People are only making content about the superlative: the biggest twist, the best line. The topic would dominate for a month at most, before changing to something else, making it harder to catch up and get into the conversation. The pandemic has also made us associate binging with chaos and disarray, an act of spiral and impulsiveness. By making people wait, “Euphoria” has a much longer life cycle.

The episode airs on a Sunday, when people are wrapping up for a new week. It became the default topic of conversation for the first few days of the week: people make cuts of the clips, there are conspiracy theories and then videos of people criticizing said theories. You are exposed to most of them, and before you know it, people have begun making videos predicting the episode of next week. In doing so, Euphoria became inescapable for a longer period. You can hardly wait for it to phase out, and have to join in on the fun. The stake for missing out is lower when you know you can make it up later. Viewers are incentivized to follow the show. Be it just watching the episode or reading the reactions, you still feel like you are a part of the moment.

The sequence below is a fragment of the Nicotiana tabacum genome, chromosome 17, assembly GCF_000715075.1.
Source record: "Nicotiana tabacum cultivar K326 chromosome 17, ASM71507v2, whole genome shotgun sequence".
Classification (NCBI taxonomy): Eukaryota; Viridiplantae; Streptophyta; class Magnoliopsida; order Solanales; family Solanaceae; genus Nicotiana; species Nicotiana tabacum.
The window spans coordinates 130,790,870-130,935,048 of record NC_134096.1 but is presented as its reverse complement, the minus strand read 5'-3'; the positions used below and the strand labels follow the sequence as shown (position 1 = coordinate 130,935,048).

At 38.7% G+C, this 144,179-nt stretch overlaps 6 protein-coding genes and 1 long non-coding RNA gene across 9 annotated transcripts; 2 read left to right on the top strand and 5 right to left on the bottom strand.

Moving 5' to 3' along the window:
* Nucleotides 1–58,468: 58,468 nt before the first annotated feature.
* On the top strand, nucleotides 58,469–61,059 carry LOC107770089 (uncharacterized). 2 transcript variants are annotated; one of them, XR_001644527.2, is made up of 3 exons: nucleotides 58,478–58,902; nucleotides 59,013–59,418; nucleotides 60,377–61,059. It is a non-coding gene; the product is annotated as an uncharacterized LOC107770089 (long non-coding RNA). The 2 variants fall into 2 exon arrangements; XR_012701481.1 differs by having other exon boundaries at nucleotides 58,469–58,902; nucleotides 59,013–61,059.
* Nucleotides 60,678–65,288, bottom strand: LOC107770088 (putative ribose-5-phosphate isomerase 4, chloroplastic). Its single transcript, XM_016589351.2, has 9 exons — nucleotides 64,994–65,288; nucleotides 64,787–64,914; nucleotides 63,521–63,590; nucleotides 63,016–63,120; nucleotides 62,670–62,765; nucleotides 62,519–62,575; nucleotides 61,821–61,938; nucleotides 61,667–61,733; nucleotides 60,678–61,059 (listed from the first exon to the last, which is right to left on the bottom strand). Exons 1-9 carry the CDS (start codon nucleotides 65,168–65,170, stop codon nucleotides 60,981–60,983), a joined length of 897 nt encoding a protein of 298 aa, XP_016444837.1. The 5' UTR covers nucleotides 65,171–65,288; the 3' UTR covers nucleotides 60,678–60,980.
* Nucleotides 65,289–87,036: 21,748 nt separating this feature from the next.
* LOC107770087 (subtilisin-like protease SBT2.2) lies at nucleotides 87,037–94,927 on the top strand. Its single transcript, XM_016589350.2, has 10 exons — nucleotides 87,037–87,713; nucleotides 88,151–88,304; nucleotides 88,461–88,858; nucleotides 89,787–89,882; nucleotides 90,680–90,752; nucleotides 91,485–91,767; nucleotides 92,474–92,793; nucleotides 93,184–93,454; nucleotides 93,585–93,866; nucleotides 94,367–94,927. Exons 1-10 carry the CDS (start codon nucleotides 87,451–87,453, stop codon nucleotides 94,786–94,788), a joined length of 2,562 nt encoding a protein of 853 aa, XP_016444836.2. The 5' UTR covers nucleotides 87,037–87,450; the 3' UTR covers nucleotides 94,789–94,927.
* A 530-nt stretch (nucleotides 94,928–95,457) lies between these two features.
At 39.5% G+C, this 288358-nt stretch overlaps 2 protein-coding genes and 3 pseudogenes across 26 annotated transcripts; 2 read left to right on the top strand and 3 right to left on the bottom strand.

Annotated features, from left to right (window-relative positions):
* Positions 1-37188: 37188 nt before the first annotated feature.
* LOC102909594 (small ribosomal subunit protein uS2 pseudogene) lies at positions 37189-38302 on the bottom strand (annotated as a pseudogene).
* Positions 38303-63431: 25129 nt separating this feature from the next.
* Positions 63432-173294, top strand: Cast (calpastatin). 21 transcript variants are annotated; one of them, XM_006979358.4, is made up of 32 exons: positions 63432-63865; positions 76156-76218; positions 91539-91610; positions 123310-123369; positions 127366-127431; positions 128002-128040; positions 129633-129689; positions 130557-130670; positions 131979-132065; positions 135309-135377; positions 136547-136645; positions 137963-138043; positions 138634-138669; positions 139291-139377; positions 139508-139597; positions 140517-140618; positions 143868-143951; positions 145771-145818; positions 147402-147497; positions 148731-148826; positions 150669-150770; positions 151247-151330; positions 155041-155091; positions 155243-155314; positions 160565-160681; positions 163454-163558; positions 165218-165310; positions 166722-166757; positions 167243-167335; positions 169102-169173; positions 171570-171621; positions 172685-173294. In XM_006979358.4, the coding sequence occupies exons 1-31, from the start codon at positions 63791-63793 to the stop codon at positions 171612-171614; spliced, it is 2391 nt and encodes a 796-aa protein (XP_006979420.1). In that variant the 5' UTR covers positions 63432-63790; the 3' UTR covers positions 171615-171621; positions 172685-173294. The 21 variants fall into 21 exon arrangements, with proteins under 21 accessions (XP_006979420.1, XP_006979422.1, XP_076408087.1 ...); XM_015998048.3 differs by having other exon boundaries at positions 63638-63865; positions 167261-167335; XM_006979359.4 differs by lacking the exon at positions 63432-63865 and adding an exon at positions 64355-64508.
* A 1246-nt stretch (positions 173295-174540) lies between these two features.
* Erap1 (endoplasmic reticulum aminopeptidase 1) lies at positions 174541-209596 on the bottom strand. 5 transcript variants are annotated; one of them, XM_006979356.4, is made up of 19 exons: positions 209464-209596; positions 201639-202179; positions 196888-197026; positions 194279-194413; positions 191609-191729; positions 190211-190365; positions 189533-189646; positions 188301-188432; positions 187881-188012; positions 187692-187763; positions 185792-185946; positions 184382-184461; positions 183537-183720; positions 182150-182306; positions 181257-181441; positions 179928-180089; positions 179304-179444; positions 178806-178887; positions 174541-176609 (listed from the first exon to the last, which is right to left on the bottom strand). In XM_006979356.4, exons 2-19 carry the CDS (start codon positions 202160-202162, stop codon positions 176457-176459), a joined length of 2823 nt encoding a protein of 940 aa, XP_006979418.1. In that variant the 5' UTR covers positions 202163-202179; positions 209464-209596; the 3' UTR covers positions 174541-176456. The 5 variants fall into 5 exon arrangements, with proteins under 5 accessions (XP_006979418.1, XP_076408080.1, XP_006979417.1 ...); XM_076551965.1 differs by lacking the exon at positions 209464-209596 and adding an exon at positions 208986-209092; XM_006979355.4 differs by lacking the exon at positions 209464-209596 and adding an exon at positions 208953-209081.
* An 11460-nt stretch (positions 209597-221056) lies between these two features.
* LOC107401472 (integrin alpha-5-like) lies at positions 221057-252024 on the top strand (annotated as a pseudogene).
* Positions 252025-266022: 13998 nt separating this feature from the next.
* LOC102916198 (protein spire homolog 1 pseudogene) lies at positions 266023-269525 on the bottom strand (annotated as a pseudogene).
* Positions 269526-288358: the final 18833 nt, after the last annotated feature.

Euphoria, then, became something a la Super Bowl — its greatest job is not necessarily to be a consumable entity where one’s enjoyment depends largely on the quality. Its greatest job, arguably, is to be a socially unifying force. Once people start interacting with each other online, it proves it has artistic substance. The Super Bowl is not just the match, but also the half-time show and the tailgating. Euphoria, it seems, has become more than just the show itself.